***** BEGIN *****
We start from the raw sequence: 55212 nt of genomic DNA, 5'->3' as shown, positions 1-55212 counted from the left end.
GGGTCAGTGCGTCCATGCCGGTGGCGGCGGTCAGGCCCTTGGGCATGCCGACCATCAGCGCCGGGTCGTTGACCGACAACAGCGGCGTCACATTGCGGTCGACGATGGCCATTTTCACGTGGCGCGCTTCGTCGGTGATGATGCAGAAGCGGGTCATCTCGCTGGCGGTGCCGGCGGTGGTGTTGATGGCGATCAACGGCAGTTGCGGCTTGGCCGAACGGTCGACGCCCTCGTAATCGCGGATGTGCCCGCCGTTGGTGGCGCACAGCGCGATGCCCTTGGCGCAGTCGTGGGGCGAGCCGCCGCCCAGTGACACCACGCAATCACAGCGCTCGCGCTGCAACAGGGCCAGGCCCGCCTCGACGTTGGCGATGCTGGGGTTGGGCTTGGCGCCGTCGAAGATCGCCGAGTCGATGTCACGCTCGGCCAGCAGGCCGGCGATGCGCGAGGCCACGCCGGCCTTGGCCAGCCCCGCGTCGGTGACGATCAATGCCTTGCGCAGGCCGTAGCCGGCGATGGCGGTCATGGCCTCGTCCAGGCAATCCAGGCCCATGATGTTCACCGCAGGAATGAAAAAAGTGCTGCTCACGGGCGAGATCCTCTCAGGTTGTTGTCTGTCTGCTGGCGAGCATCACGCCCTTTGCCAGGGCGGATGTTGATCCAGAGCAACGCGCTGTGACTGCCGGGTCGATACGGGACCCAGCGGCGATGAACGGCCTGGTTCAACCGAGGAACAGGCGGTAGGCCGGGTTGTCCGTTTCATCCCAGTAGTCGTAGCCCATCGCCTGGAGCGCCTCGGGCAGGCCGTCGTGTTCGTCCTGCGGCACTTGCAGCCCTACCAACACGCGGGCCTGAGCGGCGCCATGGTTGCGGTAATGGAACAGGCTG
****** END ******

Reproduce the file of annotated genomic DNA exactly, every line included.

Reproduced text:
We start from the raw sequence: 55212 nt of genomic DNA, 5'->3' as shown, positions 1-55212 counted from the left end.
GGGTCAGTGCGTCCATGCCGGTGGCGGCGGTCAGGCCCTTGGGCATGCCGACCATCAGCGCCGGGTCGTTGACCGACAACAGCGGCGTCACATTGCGGTCGACGATGGCCATTTTCACGTGGCGCGCTTCGTCGGTGATGATGCAGAAGCGGGTCATCTCGCTGGCGGTGCCGGCGGTGGTGTTGATGGCGATCAACGGCAGTTGCGGCTTGGCCGAACGGTCGACGCCCTCGTAATCGCGGATGTGCCCGCCGTTGGTGGCGCACAGCGCGATGCCCTTGGCGCAGTCGTGGGGCGAGCCGCCGCCCAGTGACACCACGCAATCACAGCGCTCGCGCTGCAACAGGGCCAGGCCCGCCTCGACGTTGGCGATGCTGGGGTTGGGCTTGGCGCCGTCGAAGATCGCCGAGTCGATGTCACGCTCGGCCAGCAGGCCGGCGATGCGCGAGGCCACGCCGGCCTTGGCCAGCCCCGCGTCGGTGACGATCAATGCCTTGCGCAGGCCGTAGCCGGCGATGGCGGTCATGGCCTCGTCCAGGCAATCCAGGCCCATGATGTTCACCGCAGGAATGAAAAAAGTGCTGCTCACGGGCGAGATCCTCTCAGGTTGTTGTCTGTCTGCTGGCGAGCATCACGCCCTTTGCCAGGGCGGATGTTGATCCAGAGCAACGCGCTGTGACTGCCGGGTCGATACGGGACCCAGCGGCGATGAACGGCCTGGTTCAACCGAGGAACAGGCGGTAGGCCGGGTTGTCCGTTTCATCCCAGTAGTCGTAGCCCATCGCCTGGAGCGCCTCGGGCAGGCCGTCGTGTTCGTCCTGCGGCACTTGCAGCCCTACCAACACGCGGGCCTGAGCGGCGCCATGGTTGCGGTAATGGAACAGGCTG